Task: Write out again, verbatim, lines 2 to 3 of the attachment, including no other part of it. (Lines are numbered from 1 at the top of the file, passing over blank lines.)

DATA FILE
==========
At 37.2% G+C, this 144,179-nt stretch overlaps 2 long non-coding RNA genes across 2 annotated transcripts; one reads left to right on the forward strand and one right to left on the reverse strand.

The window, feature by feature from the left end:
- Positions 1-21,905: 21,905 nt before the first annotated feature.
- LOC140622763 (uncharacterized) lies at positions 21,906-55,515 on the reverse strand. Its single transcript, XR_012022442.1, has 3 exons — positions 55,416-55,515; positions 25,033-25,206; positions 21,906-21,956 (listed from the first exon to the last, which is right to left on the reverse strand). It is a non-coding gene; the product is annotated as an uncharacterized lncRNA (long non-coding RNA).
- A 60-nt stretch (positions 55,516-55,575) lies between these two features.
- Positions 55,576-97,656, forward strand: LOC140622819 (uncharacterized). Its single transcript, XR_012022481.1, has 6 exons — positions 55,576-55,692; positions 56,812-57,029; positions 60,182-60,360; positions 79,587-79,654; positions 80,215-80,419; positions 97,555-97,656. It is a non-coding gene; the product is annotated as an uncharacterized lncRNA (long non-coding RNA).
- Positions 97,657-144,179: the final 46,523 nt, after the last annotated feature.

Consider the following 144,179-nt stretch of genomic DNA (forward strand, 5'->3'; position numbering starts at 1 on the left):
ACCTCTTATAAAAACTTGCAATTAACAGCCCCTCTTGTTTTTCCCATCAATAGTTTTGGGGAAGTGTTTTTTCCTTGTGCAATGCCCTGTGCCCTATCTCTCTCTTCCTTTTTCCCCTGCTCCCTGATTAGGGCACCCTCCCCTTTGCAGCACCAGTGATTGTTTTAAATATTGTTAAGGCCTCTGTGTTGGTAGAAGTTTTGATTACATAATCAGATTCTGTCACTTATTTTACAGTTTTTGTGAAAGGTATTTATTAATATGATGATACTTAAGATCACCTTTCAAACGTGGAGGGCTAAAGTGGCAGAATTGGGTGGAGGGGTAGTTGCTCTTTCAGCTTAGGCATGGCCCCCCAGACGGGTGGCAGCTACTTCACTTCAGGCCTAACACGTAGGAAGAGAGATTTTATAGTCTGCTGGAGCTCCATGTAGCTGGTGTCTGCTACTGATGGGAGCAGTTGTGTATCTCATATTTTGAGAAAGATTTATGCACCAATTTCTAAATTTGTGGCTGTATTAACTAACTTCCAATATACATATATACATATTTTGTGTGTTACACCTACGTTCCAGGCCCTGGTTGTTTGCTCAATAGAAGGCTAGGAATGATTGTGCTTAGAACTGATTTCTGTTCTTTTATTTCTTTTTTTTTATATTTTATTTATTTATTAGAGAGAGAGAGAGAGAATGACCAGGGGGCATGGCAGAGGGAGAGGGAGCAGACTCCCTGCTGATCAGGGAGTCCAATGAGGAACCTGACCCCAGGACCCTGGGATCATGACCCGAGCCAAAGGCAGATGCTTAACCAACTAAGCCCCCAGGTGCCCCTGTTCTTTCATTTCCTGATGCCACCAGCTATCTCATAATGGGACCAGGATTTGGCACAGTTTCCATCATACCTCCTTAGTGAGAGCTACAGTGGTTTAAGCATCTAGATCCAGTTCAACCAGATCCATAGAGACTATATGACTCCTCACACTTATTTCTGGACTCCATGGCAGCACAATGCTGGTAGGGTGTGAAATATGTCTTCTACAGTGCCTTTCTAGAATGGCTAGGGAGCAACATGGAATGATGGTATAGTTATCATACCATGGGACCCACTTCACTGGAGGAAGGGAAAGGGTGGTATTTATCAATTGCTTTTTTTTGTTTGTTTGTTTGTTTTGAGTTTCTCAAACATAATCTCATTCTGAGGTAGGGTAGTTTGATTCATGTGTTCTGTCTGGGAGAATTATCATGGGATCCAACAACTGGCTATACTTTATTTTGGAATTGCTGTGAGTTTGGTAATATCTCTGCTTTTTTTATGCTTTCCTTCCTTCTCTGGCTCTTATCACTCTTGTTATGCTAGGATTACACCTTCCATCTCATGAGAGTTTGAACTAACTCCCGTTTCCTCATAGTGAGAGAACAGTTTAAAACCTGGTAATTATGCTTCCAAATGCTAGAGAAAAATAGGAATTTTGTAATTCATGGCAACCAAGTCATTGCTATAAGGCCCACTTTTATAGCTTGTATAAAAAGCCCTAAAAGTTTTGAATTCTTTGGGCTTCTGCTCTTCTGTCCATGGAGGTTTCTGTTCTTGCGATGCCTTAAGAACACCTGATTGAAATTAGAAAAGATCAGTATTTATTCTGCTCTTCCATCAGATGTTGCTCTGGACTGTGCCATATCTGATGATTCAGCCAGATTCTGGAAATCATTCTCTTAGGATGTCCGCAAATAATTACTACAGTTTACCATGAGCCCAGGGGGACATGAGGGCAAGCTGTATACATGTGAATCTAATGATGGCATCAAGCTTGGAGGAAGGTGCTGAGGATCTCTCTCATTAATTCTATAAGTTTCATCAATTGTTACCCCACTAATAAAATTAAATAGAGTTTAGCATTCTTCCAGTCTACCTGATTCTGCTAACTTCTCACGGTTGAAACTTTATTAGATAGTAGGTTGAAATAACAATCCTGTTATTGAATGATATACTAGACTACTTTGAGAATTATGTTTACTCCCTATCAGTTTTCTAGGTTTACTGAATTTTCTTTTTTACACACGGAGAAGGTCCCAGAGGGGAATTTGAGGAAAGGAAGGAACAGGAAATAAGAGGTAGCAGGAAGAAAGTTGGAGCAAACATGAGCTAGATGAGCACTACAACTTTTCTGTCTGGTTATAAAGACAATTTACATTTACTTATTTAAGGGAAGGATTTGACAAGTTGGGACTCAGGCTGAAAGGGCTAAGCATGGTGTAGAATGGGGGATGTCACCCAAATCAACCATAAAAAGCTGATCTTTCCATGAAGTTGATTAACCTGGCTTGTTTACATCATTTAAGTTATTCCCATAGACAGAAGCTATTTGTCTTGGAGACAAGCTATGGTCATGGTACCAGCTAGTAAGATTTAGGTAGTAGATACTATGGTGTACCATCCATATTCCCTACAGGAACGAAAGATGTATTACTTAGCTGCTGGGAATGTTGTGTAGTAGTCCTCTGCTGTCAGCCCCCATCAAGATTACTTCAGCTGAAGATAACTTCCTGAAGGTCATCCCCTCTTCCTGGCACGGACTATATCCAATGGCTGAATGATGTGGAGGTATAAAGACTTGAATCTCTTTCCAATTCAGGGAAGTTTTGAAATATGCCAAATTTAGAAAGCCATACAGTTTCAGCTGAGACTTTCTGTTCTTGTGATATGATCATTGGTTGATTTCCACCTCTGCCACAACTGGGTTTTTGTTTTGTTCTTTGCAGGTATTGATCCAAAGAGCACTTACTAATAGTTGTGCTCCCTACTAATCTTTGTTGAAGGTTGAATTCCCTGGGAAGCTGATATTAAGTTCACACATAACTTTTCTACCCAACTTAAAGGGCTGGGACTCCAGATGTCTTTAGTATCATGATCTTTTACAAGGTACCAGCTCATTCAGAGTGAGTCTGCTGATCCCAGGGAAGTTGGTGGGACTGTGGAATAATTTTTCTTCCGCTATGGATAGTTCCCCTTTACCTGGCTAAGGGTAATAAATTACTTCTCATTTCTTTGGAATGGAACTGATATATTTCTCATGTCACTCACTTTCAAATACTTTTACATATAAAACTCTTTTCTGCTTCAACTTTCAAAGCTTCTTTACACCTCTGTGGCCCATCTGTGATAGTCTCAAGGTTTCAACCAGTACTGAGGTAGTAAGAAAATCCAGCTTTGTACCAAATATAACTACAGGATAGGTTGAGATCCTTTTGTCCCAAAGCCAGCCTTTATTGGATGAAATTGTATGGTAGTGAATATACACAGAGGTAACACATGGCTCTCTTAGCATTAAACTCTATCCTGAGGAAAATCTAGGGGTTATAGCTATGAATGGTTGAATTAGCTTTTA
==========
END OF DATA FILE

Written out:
The window, feature by feature from the left end:
- Positions 1-21,905: 21,905 nt before the first annotated feature.